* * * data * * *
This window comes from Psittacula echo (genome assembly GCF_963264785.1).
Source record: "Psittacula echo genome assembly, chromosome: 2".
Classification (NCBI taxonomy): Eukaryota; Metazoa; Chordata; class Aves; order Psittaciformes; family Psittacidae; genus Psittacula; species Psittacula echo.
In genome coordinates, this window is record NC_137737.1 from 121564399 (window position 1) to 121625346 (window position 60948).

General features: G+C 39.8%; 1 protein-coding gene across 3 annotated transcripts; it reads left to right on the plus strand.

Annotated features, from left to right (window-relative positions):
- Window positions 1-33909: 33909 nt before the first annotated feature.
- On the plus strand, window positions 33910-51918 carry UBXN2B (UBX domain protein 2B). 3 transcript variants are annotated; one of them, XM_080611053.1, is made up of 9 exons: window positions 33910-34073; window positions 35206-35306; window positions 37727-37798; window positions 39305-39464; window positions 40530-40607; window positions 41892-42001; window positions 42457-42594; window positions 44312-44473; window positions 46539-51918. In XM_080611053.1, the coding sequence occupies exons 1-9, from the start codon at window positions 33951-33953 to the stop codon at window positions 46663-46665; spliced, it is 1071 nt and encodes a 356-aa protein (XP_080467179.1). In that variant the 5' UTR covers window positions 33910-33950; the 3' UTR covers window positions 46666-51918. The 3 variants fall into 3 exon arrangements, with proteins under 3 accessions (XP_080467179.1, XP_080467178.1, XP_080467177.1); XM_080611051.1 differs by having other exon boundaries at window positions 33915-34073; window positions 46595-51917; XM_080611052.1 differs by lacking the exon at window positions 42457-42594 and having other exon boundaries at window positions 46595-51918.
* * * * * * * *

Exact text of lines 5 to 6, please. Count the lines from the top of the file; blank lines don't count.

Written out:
General features: G+C 39.8%; 1 protein-coding gene across 3 annotated transcripts; it reads left to right on the plus strand.

Annotated features, from left to right (window-relative positions):